Wednesday, January 02, 2013

Neoliberalism and center-left politics: the Obama Administration

Paul Krugman has given us a good definition of what the American version of neoliberalism looks like for what is theoretically the "left" party in American politics, though the Democrats have actually become a center-right party, as Krugman even suggest in this pre-election column, The Real Referendum New York Times 09/30/2012.

Krugman is talking about what a really bad idea a post-election Grand Bargain to cut benefits on Social Security, Medicare and Medicaid would be for a re-elected President Obama. And he stresses that it would be a betrayal of the actual political mandate he's now building, perhaps more than Obama himself wanted:

... there is a sense in which the election is indeed a referendum, but of a different kind. Voters are, in effect, being asked to deliver a verdict on the legacy of the New Deal and the Great Society, on Social Security, Medicare and, yes, Obamacare, which represents an extension of that legacy. Will they vote for politicians who want to replace Medicare with Vouchercare, who denounce Social Security as “collectivist” (as Paul Ryan once did), who dismiss those who turn to social insurance programs as people unwilling to take responsibility for their lives?

This election is, as I said, shaping up as a referendum on our social insurance system, and it looks as if Mr. Obama will emerge with a clear mandate for preserving and extending that system. It would be a terrible mistake, both politically and for the nation’s future, for him to let himself be talked into snatching defeat from the jaws of victory.
Krugman talks about the idea of raising the Social Security retirement age from 65 to 67 and explains what its effects would be:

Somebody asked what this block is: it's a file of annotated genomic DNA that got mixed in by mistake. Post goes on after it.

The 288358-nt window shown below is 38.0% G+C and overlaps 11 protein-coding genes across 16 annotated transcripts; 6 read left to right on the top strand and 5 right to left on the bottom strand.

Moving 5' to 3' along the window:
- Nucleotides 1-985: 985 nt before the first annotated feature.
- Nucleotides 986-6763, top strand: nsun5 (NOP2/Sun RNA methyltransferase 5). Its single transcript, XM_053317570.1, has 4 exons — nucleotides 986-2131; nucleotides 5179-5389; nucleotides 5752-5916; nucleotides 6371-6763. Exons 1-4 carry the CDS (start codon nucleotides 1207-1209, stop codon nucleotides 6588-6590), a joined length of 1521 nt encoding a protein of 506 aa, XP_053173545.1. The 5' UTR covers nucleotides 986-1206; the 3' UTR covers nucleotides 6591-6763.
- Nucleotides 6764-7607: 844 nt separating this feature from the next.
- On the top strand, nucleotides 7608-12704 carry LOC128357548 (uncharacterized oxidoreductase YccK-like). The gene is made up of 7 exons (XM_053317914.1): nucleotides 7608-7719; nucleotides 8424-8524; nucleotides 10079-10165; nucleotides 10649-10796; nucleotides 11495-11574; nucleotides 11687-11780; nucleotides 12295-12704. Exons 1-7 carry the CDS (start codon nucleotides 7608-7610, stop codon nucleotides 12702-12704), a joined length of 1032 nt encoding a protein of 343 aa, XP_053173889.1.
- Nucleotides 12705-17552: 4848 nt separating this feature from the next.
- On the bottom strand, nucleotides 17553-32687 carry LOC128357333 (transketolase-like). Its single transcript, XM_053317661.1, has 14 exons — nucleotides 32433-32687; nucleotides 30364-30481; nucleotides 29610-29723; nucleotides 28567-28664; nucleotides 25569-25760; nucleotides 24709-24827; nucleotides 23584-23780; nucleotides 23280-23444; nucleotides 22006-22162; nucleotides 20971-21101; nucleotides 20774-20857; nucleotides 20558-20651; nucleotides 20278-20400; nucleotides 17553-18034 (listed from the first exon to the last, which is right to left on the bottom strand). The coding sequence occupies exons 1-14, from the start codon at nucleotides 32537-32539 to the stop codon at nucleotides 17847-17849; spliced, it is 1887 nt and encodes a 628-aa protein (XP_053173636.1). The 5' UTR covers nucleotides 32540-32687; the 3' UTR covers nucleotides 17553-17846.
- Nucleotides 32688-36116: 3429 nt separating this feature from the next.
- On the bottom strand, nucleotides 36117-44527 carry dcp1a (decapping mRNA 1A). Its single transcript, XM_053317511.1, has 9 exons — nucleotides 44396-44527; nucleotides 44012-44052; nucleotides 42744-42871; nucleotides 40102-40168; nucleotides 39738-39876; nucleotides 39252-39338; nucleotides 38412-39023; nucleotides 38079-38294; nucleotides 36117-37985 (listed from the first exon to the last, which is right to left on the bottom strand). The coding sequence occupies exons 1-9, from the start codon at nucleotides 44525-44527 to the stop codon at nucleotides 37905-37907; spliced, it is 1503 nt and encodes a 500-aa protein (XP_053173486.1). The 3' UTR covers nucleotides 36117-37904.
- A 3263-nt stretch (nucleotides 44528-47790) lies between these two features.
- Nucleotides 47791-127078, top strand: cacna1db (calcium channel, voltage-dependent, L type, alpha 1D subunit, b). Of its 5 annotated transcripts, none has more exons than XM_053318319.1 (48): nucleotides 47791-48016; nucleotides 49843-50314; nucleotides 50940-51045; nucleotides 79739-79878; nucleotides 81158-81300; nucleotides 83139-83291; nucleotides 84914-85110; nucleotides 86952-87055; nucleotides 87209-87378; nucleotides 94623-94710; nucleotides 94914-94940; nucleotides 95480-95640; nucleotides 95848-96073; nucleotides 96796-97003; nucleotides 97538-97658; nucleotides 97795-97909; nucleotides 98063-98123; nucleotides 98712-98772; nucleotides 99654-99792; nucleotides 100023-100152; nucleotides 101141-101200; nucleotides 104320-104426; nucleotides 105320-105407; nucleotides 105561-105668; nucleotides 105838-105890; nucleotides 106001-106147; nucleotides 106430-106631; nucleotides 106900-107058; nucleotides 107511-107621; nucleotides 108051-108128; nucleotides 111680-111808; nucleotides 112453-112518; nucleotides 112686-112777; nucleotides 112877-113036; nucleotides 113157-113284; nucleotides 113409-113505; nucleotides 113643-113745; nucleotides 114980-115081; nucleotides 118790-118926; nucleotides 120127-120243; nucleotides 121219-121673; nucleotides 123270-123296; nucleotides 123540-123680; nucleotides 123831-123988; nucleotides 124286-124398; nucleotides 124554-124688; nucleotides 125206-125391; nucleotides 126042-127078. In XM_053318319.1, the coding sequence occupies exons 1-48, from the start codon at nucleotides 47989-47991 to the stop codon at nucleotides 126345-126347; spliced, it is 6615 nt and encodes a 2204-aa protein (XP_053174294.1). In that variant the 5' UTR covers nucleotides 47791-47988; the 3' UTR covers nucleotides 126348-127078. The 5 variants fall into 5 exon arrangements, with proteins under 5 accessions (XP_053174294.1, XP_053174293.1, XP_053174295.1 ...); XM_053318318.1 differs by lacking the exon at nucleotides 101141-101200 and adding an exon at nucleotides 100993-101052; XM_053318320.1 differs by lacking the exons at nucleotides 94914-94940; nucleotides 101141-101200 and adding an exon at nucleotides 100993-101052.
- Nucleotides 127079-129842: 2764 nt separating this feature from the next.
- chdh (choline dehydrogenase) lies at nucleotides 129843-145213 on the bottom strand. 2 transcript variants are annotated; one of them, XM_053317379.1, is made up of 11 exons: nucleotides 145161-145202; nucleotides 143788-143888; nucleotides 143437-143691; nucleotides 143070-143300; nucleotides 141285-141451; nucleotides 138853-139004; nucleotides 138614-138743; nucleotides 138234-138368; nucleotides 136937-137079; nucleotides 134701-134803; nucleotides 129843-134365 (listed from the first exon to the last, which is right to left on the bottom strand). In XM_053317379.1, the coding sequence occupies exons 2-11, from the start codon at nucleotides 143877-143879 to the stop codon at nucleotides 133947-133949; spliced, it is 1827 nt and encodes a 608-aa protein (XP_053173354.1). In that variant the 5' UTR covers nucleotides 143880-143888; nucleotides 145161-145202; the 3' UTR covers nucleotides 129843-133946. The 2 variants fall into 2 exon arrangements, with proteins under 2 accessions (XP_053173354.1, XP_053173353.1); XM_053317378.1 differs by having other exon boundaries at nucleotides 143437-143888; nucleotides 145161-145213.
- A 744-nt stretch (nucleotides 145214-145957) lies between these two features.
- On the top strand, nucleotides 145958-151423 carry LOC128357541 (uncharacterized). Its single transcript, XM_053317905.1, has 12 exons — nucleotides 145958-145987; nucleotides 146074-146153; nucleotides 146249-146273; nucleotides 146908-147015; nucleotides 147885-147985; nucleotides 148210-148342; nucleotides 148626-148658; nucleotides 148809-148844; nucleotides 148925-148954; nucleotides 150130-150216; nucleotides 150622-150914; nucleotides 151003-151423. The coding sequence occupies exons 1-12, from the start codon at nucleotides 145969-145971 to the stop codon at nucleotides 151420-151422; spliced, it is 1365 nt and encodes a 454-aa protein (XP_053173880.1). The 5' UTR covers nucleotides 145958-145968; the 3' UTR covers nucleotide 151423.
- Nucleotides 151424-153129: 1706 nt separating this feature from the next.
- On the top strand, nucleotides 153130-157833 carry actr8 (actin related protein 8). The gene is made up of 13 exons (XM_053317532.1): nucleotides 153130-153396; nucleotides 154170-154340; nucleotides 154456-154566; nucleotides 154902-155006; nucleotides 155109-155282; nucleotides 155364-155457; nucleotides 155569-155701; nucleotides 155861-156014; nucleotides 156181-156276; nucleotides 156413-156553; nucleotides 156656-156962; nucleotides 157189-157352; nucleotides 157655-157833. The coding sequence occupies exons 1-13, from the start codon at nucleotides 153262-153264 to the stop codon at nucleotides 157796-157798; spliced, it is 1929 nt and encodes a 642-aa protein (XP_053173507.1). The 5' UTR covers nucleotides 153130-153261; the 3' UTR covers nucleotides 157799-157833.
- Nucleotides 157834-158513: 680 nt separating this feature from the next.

Consider, in particular, the proposal to raise the Social Security retirement age, supposedly to reflect rising life expectancy. This is an idea Washington loves — but it’s also totally at odds with the reality of an America in which rising inequality is reflected not just in the quality of life but in its duration. For while average life expectancy has indeed risen, that increase is confined to the relatively well-off and well-educated — the very people who need Social Security least. Meanwhile, life expectancy is actually falling for a substantial part of the nation.
And he follows it up with Bowlesing Toward Betrayal 10/02/2012, discussing a report at the time that Senate leaders were working on a plan to cut benefits on Social Security. Krugman writes, "Just to say, this would be politically stupid as well as a betrayal of the electorate. If you don’t think Republicans would turn around and accuse Democrats of cutting Social Security — probably even before the ink was dry — you've been living under a rock."

Krugman is right about this. But because he knows this so well, that makes it all the more surprising that he went a bit wobbly the week before Christmas week when Obama was pushing for quick approval of a plan that would have cut benefits on Social Security, including for current retirees. To be fair, he wound up criticizing it more than he waffled, but he he did leave the door open to considering it a decent deal.

He had it right in October. For Obama and the Democrats to support such a thing "would be politically stupid as well as a betrayal of the electorate."

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